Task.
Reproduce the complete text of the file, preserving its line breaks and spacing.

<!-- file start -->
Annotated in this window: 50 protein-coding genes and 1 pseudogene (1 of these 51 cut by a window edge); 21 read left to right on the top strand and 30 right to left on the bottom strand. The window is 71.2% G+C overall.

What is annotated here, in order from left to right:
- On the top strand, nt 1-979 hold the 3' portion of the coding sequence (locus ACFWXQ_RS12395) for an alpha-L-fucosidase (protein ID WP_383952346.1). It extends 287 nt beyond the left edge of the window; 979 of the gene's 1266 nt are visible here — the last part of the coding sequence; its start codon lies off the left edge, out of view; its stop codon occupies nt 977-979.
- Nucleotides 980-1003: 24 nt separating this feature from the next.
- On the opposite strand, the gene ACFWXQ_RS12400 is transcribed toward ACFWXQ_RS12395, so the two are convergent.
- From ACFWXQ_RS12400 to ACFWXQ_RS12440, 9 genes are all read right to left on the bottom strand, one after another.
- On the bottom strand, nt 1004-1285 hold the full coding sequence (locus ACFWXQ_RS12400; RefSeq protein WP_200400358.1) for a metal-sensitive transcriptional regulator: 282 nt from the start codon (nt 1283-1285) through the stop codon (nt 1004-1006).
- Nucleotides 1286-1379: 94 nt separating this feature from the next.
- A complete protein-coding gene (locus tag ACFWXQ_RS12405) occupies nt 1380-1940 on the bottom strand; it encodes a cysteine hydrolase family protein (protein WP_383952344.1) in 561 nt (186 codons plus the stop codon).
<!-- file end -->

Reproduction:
Annotated in this window: 50 protein-coding genes and 1 pseudogene (1 of these 51 cut by a window edge); 21 read left to right on the top strand and 30 right to left on the bottom strand. The window is 71.2% G+C overall.

What is annotated here, in order from left to right:
- On the top strand, nt 1-979 hold the 3' portion of the coding sequence (locus ACFWXQ_RS12395) for an alpha-L-fucosidase (protein ID WP_383952346.1). It extends 287 nt beyond the left edge of the window; 979 of the gene's 1266 nt are visible here — the last part of the coding sequence; its start codon lies off the left edge, out of view; its stop codon occupies nt 977-979.
- Nucleotides 980-1003: 24 nt separating this feature from the next.
- On the opposite strand, the gene ACFWXQ_RS12400 is transcribed toward ACFWXQ_RS12395, so the two are convergent.
- From ACFWXQ_RS12400 to ACFWXQ_RS12440, 9 genes are all read right to left on the bottom strand, one after another.
- On the bottom strand, nt 1004-1285 hold the full coding sequence (locus ACFWXQ_RS12400; RefSeq protein WP_200400358.1) for a metal-sensitive transcriptional regulator: 282 nt from the start codon (nt 1283-1285) through the stop codon (nt 1004-1006).
- Nucleotides 1286-1379: 94 nt separating this feature from the next.
- A complete protein-coding gene (locus tag ACFWXQ_RS12405) occupies nt 1380-1940 on the bottom strand; it encodes a cysteine hydrolase family protein (protein WP_383952344.1) in 561 nt (186 codons plus the stop codon).